From that night on, Howey and I started talking to one another about Buddhism and Judaism. The next Tuesday night, lo and behold, Howey showed up to the class again, and so he did the next Tuesday night and the next Tuesday night. Three months later, he was no longer in touch with his Buddhist girlfriend. It was at that point that I suggested he leave America and go to Israel. “Let’s go to Israel together and find a yeshiva that is suited for you.”

Howey agreed to make the trip and enter a yeshiva. After spending some time in one place, he relocated and wound up in a different yeshiva, where he fell in love with Chassidus and changed his entire life around.

Two years later, he had made tremendous progress in his growth and devotion to Yiddishkeit, and wore the part with a long beard and peyos. He then gave me a call. “Rebbe,” he said, “I need to come back to America.” Strongly suggesting that he stay in Israel as it provided him with the best and healthiest framework for continual growth in Judaism, I got the message across, although sensed he was still concerned about something. “Here in Israel I will never find a shidduch. I have a Buddha on one arm, another Buddha on the other, and plenty of other tattoos on my back and chest. Who is going to marry me in Israel? Maybe in America I will find someone who would be willing to put up with me.” Hearing Howey’s worries, I compromised. “Just give it a couple more months. If by then you don’t find a shidduch, you can come back to America.”

A month later, I was back on the phone with Howey, who was now known as Chaim Simcha. “Rebbe, you won’t believe it! One of my teachers set me up with someone and she seems to be a good match.” But Howey was still very worried about something. “She comes from a regular family, though, and I have no idea how I am going to explain the story behind all my tattoos.” In the past, Howey could be seen walking down the streets of Israel on the hottest day with a long-sleeve turtle neck, just so he could hide all the tattoos. They were literally all over his body. “As soon as I tell her about them, she is going to run…”

“Look,” I said to Howey, “you have come so far in Yiddishkeit. Don’t say anything until you’ve gone out a few times, and if things are going well and she really likes you, maybe she will then understand and it will not be as bad as you think.” 
A little while later, I got a call from Howey. He had gone out five times and everything was going very well. “Rebbe,” he nervously said to me, “what am I going to do now? I like her and she likes me, but I know that if I tell her about the tattoos she will jump out of the car that very minute.” “Howey,” I gently yet firmly said, “Hashem runs the world. You have to do what you have to do.” He was understandably anxious about the situation, but there was no other option. He needed to tell her the truth.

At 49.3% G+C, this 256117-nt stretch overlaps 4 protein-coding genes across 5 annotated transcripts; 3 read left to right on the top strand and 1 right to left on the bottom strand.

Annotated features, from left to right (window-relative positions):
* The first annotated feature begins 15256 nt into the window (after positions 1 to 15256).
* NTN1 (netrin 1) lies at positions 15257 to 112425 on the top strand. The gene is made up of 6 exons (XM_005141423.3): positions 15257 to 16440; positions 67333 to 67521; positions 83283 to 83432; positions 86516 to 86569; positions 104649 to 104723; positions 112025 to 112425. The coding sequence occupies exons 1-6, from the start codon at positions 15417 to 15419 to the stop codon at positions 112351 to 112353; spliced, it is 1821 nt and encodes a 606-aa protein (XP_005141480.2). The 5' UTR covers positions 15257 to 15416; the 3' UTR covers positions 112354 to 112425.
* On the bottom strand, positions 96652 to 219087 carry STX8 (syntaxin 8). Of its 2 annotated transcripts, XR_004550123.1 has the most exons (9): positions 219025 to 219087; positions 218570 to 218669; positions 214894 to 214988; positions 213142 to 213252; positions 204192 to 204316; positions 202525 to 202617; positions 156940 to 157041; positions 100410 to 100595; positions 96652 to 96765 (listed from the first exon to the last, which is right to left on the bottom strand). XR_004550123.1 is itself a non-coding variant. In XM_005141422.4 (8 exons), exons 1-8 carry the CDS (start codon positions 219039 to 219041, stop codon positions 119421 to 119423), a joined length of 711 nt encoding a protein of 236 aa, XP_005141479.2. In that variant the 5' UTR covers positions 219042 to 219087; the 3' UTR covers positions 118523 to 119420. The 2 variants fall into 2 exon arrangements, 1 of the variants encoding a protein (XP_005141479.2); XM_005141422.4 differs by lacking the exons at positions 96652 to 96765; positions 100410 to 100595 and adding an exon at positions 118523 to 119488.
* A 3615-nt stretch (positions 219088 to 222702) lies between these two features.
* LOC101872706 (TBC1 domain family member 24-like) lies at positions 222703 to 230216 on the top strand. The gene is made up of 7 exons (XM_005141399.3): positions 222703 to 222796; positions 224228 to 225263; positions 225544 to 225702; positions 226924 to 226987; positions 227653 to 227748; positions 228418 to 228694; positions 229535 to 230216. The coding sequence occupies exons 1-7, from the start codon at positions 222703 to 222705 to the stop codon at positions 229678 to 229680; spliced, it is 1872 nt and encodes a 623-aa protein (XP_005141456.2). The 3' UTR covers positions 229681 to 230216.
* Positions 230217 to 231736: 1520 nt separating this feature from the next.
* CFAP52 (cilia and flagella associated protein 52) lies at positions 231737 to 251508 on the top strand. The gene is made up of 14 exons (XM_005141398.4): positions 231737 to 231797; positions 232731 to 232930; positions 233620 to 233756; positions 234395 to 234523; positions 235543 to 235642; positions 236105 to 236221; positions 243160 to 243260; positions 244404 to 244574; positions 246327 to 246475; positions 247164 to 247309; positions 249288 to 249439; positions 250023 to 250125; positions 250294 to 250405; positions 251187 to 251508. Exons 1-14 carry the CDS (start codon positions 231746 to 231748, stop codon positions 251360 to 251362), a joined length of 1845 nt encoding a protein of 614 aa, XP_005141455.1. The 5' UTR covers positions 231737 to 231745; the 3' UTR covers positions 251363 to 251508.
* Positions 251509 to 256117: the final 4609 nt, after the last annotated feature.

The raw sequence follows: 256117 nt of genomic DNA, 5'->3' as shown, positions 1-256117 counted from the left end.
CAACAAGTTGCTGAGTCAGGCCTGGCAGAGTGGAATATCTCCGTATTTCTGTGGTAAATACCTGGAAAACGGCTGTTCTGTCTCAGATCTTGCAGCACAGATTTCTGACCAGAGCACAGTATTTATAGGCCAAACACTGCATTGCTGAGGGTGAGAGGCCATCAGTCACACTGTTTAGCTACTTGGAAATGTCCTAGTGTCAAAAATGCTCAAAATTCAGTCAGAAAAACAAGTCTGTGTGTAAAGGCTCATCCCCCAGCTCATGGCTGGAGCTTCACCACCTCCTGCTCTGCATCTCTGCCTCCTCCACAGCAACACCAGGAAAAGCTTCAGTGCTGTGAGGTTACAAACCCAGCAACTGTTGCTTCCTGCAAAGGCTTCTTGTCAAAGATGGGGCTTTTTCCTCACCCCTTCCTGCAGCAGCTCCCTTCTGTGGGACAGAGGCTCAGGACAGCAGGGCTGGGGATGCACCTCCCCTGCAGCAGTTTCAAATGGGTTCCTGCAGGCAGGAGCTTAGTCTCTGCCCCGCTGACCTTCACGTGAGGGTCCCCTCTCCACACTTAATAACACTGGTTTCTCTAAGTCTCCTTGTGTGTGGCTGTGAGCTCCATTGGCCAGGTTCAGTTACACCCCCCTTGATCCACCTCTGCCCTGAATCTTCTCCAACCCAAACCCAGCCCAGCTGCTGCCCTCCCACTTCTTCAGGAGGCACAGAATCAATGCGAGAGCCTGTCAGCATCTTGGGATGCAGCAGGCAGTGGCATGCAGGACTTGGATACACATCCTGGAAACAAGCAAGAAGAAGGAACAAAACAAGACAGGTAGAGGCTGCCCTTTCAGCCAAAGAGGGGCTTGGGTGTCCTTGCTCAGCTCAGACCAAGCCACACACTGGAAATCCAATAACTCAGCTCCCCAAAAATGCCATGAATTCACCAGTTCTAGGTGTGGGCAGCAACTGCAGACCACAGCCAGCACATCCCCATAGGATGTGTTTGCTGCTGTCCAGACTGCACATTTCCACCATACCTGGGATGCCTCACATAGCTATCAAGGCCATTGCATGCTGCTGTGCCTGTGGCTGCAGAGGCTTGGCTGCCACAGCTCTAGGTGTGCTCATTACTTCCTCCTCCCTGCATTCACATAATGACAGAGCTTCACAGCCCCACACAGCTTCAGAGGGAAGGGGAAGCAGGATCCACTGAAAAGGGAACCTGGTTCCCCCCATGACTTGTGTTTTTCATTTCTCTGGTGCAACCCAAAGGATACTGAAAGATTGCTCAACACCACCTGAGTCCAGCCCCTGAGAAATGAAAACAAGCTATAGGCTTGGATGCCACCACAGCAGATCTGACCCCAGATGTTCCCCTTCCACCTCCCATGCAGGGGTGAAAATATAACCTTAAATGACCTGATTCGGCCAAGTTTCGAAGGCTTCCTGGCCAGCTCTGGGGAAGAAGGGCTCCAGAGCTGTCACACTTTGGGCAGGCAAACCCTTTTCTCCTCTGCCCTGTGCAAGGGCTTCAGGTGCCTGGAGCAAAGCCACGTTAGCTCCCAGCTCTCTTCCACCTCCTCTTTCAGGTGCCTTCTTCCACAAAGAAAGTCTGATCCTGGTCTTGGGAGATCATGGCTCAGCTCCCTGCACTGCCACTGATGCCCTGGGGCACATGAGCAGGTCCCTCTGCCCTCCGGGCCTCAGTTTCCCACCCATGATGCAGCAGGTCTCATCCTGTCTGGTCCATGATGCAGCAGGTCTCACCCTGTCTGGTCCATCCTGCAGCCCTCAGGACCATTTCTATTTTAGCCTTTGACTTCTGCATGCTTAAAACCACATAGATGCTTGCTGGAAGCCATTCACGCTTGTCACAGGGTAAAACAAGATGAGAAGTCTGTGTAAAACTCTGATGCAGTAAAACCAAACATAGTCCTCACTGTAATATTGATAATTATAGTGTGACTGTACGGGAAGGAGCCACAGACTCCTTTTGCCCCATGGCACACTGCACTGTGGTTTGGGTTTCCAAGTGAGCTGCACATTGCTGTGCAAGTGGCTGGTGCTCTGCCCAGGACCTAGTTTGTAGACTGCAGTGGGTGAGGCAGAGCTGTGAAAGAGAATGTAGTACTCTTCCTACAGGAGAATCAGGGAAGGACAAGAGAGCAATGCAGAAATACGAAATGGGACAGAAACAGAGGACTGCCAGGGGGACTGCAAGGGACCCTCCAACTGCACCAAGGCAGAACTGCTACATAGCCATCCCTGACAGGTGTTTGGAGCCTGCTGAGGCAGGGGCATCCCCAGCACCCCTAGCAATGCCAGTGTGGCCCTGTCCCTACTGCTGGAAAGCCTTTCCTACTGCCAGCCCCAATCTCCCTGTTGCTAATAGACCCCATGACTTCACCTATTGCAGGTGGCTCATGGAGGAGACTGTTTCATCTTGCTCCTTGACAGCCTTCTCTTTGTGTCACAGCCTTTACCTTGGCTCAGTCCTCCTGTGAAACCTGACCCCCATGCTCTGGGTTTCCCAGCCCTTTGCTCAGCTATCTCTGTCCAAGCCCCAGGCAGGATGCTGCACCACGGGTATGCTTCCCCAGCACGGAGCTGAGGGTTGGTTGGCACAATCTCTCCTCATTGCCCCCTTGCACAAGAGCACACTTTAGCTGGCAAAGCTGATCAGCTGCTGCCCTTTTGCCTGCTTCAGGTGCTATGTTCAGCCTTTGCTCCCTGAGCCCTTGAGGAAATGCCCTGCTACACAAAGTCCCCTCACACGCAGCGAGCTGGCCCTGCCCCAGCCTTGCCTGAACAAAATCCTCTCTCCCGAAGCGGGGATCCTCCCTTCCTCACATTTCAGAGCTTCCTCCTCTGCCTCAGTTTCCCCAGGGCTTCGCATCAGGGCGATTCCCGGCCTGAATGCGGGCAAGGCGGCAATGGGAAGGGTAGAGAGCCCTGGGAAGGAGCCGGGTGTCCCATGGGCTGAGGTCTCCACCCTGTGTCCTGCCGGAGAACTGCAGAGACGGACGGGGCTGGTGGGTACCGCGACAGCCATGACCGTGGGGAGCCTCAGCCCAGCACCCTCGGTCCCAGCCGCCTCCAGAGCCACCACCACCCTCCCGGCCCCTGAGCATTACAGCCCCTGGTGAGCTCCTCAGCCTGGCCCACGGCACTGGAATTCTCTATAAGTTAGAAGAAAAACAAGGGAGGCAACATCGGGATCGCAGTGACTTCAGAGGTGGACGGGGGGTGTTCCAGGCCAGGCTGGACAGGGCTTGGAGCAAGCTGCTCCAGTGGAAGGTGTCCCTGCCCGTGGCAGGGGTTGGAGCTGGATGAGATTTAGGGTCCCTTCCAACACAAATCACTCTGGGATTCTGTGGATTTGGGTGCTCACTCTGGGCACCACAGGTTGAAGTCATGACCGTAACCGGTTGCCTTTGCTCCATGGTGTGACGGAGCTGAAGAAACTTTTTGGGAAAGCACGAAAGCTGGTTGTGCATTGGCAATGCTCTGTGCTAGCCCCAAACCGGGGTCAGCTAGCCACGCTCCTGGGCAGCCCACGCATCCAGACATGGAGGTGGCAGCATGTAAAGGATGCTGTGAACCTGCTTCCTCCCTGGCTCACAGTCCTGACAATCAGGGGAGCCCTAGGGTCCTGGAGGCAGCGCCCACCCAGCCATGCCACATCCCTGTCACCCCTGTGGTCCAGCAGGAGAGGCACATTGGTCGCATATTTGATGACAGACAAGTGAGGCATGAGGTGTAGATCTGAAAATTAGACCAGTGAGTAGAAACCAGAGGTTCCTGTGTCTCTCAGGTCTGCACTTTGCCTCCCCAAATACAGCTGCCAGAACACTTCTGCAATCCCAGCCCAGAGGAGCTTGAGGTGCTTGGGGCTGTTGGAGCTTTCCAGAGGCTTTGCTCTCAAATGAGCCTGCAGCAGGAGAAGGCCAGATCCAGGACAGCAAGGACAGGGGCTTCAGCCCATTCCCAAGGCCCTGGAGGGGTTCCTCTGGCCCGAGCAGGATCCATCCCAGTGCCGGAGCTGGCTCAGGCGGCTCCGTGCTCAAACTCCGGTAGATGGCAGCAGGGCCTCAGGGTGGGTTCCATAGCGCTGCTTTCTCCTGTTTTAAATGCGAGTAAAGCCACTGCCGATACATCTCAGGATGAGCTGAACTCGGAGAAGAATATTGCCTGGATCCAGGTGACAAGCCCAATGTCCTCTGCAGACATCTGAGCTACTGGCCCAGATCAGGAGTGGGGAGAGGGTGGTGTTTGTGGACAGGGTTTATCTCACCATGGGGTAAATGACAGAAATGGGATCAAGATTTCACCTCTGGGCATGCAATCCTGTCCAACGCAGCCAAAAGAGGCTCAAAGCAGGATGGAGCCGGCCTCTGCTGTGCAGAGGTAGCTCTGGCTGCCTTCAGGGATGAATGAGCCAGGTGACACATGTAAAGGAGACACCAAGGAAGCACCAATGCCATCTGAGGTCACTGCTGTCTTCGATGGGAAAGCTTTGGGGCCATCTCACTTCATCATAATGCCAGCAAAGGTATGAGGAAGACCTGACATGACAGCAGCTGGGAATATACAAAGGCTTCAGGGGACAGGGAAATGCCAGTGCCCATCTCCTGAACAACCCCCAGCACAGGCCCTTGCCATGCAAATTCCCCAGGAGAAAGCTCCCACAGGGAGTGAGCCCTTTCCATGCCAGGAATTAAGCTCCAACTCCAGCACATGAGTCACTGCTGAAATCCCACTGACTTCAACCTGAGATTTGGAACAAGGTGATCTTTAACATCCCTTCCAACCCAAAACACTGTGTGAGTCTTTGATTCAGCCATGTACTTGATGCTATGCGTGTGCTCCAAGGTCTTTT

At the end of the next date, as Howey pulled up in front of Kfar Chabad, he turned to her and said, “I have to tell you something.” As soon as Howey said that, the girl’s mind began to imagine one thing: marriage. “I think he is going to propose now,” she thought to herself. “I need to tell you this,” continued Howey, “but please don’t react right away.” By now, the girl was almost certain that Howey was going to propose, so much so that she was nearly sticking out her finger, waiting for a ring to be slipped onto it. “Don’t worry about it,” she said, trying to allay his fears. “Just say what you have to say.”

“There is something about me which is a little different.” “What do you mean?” she asked. “Well…wait a minute.” Howey proceeded to pull his arm out of his jacket sleeve. And then she saw his tattoos. “Wait,” Howey interjected, “that’s not the only one I have. I have another one on my other shoulder and more on my chest and my back.” The girl sat there silently, taking everything in.

“I understand and accept the fact if you do not want to see me again. This was my past and it has left its consequences.” Howey continued rambling on and on, until the girl interrupted him. “Okay, I heard everything you have to say. Now let me tell you what I have to say.

“I only see one tattoo, and that is the tattoo on your soul. You are so spiritual. I see that you have G-d’s name of Y-K-V-K tattooed on your soul and that is the only tattoo I see. Don’t you worry about anything else.”

Howey let out a sigh of relief. “By the way,” he said, “will you marry me?”

Today Chaim Simcha lives with his beautiful family in Bnei Brak. 
Here was someone who saw past this boy’s outer appearance. She saw beyond the external tattoos and discerned the one true and beautiful tattoo of spirituality and G-dliness. The same is true of us all. Embedded deep within each and every Jew lies a pristine neshama full of purity and potential. All we must do is learn to see beyond the outer facade and perceive the real person which lies beneath. And when we do so, we will unquestionably find a world of inner beauty awaiting to shine.